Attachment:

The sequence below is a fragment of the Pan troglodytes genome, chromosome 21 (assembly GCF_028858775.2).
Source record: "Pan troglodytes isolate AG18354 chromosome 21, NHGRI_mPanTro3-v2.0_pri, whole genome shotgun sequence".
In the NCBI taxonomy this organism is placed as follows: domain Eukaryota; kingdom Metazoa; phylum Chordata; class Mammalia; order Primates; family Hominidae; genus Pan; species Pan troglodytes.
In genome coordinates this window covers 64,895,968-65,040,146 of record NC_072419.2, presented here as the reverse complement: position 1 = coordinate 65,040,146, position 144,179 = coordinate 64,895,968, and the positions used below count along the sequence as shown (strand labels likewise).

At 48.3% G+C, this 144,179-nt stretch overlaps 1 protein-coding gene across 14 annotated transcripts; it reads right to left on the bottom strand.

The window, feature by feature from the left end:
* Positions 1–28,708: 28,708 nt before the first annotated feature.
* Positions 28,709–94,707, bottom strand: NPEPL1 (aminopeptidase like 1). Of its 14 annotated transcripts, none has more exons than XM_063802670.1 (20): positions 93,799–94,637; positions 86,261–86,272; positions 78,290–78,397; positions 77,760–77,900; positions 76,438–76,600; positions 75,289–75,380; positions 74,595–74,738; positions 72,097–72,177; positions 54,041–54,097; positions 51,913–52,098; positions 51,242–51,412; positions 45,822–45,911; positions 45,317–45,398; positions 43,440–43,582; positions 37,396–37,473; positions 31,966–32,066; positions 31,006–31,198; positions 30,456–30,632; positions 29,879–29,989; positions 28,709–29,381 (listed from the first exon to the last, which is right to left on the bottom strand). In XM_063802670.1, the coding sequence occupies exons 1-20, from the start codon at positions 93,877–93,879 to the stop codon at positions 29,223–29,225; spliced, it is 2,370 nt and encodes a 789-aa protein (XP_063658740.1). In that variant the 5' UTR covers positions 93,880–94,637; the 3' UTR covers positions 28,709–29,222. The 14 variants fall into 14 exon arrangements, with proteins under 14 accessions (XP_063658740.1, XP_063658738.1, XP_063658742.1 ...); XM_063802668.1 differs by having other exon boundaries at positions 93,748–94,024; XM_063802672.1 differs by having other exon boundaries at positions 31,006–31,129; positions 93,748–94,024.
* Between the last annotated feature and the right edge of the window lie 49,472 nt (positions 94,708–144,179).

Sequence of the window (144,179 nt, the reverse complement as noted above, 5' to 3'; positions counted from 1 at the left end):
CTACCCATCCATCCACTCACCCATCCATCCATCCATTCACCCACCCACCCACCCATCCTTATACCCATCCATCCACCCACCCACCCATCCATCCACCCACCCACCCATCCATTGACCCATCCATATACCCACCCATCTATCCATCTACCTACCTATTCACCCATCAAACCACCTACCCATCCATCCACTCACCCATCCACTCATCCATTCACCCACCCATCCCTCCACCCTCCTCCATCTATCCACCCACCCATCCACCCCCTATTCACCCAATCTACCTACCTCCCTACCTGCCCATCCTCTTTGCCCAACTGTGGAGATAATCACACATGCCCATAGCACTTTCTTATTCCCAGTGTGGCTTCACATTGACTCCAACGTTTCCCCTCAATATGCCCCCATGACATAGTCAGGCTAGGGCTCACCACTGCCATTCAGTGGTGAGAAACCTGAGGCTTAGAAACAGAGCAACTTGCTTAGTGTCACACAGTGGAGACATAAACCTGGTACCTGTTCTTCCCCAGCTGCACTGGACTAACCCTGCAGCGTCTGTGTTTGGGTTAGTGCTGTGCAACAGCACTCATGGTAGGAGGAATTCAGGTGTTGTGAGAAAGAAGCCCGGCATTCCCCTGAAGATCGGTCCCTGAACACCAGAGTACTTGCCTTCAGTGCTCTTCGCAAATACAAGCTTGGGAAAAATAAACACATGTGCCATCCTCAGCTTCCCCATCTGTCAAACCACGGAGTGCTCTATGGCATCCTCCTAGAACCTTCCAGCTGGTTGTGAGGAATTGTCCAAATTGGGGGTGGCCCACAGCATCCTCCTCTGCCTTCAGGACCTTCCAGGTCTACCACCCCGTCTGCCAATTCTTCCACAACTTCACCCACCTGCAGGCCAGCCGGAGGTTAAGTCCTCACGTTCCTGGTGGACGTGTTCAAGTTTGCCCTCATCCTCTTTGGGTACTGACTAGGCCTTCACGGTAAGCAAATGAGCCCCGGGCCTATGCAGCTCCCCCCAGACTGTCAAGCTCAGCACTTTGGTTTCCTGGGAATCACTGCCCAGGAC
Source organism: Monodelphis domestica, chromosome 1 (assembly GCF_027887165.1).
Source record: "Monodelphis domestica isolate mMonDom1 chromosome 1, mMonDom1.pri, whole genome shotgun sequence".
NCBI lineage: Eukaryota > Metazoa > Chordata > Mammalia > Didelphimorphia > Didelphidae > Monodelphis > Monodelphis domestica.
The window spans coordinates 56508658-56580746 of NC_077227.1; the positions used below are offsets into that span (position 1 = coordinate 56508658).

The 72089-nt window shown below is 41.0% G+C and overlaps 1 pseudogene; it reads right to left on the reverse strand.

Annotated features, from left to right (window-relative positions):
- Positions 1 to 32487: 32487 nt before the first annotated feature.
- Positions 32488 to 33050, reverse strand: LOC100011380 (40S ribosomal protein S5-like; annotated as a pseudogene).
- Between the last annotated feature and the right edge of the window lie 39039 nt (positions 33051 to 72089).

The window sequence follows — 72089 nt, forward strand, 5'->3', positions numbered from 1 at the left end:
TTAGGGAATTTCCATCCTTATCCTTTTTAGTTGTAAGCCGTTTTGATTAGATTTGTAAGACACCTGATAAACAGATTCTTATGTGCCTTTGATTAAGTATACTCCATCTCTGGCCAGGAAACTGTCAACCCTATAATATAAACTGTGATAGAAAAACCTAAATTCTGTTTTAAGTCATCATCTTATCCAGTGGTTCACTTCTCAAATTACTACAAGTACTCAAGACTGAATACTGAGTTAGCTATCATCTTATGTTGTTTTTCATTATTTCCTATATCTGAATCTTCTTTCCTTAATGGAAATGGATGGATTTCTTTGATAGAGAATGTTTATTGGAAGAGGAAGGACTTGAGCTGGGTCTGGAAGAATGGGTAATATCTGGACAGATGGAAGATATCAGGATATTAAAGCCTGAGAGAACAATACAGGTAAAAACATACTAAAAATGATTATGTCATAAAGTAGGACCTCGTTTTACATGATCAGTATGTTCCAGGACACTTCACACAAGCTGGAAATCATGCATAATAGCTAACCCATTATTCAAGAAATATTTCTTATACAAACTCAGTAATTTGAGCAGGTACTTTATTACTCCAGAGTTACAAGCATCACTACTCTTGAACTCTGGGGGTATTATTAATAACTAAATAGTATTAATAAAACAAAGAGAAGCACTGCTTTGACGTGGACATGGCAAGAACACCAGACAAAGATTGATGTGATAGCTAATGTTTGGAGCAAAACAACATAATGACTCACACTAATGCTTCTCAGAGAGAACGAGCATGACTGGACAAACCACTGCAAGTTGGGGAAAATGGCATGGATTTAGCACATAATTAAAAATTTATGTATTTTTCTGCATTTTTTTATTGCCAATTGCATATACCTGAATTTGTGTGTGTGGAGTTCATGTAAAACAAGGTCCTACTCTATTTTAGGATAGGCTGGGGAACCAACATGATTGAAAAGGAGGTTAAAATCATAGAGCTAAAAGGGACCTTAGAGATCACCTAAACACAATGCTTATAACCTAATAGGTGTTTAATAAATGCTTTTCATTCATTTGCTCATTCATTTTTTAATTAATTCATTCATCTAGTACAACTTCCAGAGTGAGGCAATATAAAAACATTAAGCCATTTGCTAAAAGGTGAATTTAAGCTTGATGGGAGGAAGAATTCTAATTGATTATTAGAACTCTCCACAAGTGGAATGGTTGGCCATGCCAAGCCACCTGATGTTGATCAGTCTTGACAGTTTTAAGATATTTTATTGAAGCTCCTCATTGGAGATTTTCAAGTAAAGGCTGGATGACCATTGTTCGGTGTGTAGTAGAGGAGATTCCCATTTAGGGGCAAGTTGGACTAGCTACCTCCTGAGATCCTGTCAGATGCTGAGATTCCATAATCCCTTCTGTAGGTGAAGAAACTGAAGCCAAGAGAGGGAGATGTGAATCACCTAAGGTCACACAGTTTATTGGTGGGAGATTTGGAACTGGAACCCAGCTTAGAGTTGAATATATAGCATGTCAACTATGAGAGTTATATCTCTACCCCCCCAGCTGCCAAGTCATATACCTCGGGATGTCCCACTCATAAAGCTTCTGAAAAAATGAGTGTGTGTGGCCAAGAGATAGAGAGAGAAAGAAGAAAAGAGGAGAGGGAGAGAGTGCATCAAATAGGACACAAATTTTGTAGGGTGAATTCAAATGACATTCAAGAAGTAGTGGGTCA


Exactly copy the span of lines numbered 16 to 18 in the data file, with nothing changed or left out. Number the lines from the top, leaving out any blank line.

The 72089-nt window shown below is 41.0% G+C and overlaps 1 pseudogene; it reads right to left on the reverse strand.

Annotated features, from left to right (window-relative positions):
- Positions 1 to 32487: 32487 nt before the first annotated feature.